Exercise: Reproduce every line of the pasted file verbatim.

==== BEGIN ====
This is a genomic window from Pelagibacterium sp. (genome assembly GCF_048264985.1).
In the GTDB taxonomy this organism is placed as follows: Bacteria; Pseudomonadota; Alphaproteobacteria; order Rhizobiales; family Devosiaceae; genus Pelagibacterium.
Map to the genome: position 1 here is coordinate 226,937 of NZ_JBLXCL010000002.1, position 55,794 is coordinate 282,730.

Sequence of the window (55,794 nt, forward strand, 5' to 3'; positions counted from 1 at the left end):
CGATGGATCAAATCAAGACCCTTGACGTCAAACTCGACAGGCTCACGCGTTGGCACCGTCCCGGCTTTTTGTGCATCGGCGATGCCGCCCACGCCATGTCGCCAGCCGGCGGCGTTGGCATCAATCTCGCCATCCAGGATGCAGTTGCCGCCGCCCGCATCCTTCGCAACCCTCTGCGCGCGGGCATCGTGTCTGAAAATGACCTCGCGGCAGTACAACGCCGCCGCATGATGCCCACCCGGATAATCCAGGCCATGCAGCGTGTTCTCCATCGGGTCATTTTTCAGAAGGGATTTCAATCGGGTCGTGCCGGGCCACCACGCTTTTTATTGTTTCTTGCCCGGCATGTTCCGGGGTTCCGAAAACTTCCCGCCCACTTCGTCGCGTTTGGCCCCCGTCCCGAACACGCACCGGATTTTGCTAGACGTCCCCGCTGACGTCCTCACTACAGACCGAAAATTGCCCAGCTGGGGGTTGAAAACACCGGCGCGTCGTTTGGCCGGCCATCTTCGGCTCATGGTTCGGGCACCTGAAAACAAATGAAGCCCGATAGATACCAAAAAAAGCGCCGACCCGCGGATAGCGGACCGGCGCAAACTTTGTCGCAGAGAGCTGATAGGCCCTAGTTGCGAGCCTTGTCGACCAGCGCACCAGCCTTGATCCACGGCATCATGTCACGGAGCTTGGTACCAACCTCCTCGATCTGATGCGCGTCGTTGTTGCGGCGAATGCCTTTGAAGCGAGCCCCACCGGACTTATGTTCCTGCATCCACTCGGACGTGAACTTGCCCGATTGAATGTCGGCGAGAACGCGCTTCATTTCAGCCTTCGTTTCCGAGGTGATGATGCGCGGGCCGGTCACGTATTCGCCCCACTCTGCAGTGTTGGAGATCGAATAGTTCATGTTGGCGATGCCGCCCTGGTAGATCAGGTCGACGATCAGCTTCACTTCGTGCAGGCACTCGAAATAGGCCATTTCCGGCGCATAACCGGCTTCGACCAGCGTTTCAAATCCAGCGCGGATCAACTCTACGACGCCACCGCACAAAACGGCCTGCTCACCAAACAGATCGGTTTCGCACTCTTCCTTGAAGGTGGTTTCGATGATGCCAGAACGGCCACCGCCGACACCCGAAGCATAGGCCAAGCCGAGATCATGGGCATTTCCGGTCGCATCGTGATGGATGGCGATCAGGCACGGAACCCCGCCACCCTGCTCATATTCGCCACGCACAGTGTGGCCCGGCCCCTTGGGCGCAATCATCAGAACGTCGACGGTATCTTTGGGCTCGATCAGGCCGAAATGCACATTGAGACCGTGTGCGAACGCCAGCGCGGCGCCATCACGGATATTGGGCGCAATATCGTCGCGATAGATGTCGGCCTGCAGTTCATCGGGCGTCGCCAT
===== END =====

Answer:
This is a genomic window from Pelagibacterium sp. (genome assembly GCF_048264985.1).
In the GTDB taxonomy this organism is placed as follows: Bacteria; Pseudomonadota; Alphaproteobacteria; order Rhizobiales; family Devosiaceae; genus Pelagibacterium.
Map to the genome: position 1 here is coordinate 226,937 of NZ_JBLXCL010000002.1, position 55,794 is coordinate 282,730.

Sequence of the window (55,794 nt, forward strand, 5' to 3'; positions counted from 1 at the left end):
CGATGGATCAAATCAAGACCCTTGACGTCAAACTCGACAGGCTCACGCGTTGGCACCGTCCCGGCTTTTTGTGCATCGGCGATGCCGCCCACGCCATGTCGCCAGCCGGCGGCGTTGGCATCAATCTCGCCATCCAGGATGCAGTTGCCGCCGCCCGCATCCTTCGCAACCCTCTGCGCGCGGGCATCGTGTCTGAAAATGACCTCGCGGCAGTACAACGCCGCCGCATGATGCCCACCCGGATAATCCAGGCCATGCAGCGTGTTCTCCATCGGGTCATTTTTCAGAAGGGATTTCAATCGGGTCGTGCCGGGCCACCACGCTTTTTATTGTTTCTTGCCCGGCATGTTCCGGGGTTCCGAAAACTTCCCGCCCACTTCGTCGCGTTTGGCCCCCGTCCCGAACACGCACCGGATTTTGCTAGACGTCCCCGCTGACGTCCTCACTACAGACCGAAAATTGCCCAGCTGGGGGTTGAAAACACCGGCGCGTCGTTTGGCCGGCCATCTTCGGCTCATGGTTCGGGCACCTGAAAACAAATGAAGCCCGATAGATACCAAAAAAAGCGCCGACCCGCGGATAGCGGACCGGCGCAAACTTTGTCGCAGAGAGCTGATAGGCCCTAGTTGCGAGCCTTGTCGACCAGCGCACCAGCCTTGATCCACGGCATCATGTCACGGAGCTTGGTACCAACCTCCTCGATCTGATGCGCGTCGTTGTTGCGGCGAATGCCTTTGAAGCGAGCCCCACCGGACTTATGTTCCTGCATCCACTCGGACGTGAACTTGCCCGATTGAATGTCGGCGAGAACGCGCTTCATTTCAGCCTTCGTTTCCGAGGTGATGATGCGCGGGCCGGTCACGTATTCGCCCCACTCTGCAGTGTTGGAGATCGAATAGTTCATGTTGGCGATGCCGCCCTGGTAGATCAGGTCGACGATCAGCTTCACTTCGTGCAGGCACTCGAAATAGGCCATTTCCGGCGCATAACCGGCTTCGACCAGCGTTTCAAATCCAGCGCGGATCAACTCTACGACGCCACCGCACAAAACGGCCTGCTCACCAAACAGATCGGTTTCGCACTCTTCCTTGAAGGTGGTTTCGATGATGCCAGAACGGCCACCGCCGACACCCGAAGCATAGGCCAAGCCGAGATCATGGGCATTTCCGGTCGCATCGTGATGGATGGCGATCAGGCACGGAACCCCGCCACCCTGCTCATATTCGCCACGCACAGTGTGGCCCGGCCCCTTGGGCGCAATCATCAGAACGTCGACGGTATCTTTGGGCTCGATCAGGCCGAAATGCACATTGAGACCGTGTGCGAACGCCAGCGCGGCGCCATCACGGATATTGGGCGCAATATCGTCGCGATAGATGTCGGCCTGCAGTTCATCGGGCGTCGCCAT